Though my lasting memory has to be the final few minutes — Coates just doesn’t have much more to say off the top of his head, but the disc must be filled out, so you hear pauses for unheard questions from presumably worried interviewers with an eye on the clock and then Coates — politely, to be sure — essentially repeating himself time and again about what an enjoyable experience it was and so forth, on top of having said similar things throughout the commentary earlier. You just figure the guy wanted his tea by the end but was too restrained to say so.
Since the Christmas schedules are crammed with big news titles squaring up for a fight of Harryhausen proportions
Since the Christmas schedules are crammed with big news titles squaring up for a fight of Harryhausen proportions, the third quarter is closing to the sound of decks being cleared. The year’s poor sellers are being dumped onto high street concessions, while last year’s Burnout, Lord of the Rings and Pro-Evolution Football titles are yours for half price in discount ranges. Smaller and less certain winter hits such as Zone of Enders 2 and Mace Griffin – Bounty Hunter are being pushed out now too, a little too early to hold their attraction into December. These titles can depreciate quickly – acquire at your own risk.
The most sensational price slash, if it happens, will be to the Gamecube itself, with Microsoft tipped to follow. Prices as low as seventy pounds have been mentioned – if there’s an announcement to be made, we’ll have heard it by the end of the month.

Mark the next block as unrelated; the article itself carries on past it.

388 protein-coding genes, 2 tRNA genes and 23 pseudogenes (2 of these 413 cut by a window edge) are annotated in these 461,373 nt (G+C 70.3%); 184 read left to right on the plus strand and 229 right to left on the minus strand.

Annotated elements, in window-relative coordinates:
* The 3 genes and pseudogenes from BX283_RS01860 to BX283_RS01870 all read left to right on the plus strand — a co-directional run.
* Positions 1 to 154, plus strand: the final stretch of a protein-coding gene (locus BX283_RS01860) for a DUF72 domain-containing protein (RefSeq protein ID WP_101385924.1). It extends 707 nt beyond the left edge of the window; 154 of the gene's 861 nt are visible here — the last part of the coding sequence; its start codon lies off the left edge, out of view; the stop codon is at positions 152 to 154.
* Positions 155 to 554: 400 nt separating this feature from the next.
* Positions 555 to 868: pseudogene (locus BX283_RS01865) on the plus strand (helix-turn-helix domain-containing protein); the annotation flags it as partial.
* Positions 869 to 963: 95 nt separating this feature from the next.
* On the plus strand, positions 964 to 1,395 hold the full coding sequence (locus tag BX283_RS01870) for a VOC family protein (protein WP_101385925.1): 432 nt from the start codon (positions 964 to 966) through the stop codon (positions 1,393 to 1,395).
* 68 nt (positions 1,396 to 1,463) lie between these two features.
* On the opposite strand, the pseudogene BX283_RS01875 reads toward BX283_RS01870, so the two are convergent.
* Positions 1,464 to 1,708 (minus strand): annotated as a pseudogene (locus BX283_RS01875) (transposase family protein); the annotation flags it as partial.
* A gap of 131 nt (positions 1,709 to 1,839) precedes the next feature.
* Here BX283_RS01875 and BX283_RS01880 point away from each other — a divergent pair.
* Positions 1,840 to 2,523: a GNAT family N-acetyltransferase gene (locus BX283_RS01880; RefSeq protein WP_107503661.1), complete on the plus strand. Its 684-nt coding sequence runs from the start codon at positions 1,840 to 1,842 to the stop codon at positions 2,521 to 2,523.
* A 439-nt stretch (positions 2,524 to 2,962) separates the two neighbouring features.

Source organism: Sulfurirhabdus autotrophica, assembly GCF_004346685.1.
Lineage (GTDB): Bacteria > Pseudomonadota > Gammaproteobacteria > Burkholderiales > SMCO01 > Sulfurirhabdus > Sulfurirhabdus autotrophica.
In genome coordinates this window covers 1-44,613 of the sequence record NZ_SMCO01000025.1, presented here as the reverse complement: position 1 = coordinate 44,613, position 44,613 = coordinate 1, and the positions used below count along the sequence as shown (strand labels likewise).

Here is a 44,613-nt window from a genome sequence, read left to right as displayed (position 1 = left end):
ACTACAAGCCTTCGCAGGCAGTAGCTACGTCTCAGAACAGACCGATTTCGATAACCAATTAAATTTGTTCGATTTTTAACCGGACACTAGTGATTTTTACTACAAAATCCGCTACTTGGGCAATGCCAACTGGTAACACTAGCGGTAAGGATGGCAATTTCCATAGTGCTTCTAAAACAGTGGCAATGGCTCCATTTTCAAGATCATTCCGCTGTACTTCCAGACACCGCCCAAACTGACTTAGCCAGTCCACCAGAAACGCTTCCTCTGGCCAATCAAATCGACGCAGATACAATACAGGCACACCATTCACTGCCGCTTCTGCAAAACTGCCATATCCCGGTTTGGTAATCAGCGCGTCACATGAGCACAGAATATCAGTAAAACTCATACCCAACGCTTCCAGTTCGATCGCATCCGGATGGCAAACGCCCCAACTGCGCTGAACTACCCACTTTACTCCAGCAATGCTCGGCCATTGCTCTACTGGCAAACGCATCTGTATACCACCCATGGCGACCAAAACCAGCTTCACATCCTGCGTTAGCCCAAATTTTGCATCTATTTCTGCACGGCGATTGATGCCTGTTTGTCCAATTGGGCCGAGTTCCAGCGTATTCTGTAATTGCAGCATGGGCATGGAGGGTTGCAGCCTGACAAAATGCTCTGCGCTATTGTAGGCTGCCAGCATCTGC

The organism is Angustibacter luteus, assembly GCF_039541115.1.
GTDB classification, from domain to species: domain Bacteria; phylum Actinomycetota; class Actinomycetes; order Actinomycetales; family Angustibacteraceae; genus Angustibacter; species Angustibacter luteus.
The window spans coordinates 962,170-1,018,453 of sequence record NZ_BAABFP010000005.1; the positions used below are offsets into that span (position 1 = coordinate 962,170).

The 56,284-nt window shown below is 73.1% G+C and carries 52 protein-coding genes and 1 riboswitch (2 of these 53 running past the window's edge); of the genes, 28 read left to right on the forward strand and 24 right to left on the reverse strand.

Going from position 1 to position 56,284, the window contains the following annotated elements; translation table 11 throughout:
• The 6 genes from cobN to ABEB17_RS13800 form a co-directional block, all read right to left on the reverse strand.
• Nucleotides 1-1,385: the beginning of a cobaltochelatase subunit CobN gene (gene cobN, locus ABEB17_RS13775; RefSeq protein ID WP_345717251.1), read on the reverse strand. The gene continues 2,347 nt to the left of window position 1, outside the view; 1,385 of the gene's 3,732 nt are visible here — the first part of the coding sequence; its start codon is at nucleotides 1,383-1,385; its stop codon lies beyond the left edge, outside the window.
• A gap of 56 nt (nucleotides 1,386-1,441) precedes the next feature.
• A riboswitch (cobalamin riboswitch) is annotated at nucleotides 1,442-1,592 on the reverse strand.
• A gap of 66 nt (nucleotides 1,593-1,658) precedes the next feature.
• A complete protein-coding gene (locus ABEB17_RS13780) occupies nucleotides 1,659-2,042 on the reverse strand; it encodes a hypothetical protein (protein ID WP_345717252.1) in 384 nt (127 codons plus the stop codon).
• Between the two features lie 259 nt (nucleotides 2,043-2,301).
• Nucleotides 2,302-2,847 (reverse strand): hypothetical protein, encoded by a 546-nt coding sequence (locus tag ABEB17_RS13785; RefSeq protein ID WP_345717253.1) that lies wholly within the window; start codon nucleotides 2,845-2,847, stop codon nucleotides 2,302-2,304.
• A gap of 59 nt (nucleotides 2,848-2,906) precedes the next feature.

Gamers are more than well-served with sci-fi at the moment, which is just as well, since they are, on the whole, demographically attuned to it. Jedi Knight – Jedi Academy pleasantly revives the Dark Forces magic on PC, and persistent multi-player RPG Star Wars Galaxies is bullying newbies with the best of them, although a transatlantic connection is required for the time being. Geekier still comes Tron 2.0, which successfully translates the hand-painted and workstation graphics of the 1982 movie into the real deal. Since the original was not a major hit, its fan base must surely be limited to thirtyish men with a fondness for video games. How fortuitous.
Franchise add-ons have a special value for seasonal gift givers, as publishers know too well for our good. Choosing a present for a gamer can be a puzzling task for outsiders – but more of the game they’ve been obsessed with all year? That’s a banker all round for festive cheer! And so on Friday we will be blessed with Sim City 4 – Rush Hour. Ker-ching, EA.
Surprisingly few releases have graced the Game Boy Advance recently, given that the software comfortably outsells that for its console stable-mate. Plenty of titles are set for the coming week, but for now the charts remain in the thrall of Pok’mon, who have by all accounts found their platonic form as cast in Sapphire and Ruby. It is more of the same, but much more, and as well done as ever – fans amongst the contributors to this website are thrilled.
PlayStation 2 has rival Yu-Gi-Oh – Duelists of the Roses out on Friday – its historical bent and terrifying learning curve may keep the mass market at bay, but my guess is that it will be a darling of tomorrow’s retro scene nonetheless.
There are many more titles due this weekend than have been mentioned here, but none seem likely to threaten SoulCalibur II‘s assault on the All Formats chart. Although there has been some grumbling about the slightly lazy European conversion, most of the advance press has been embarrassingly flattering, and in a week crowded with welterweights it’s as good a bet as any.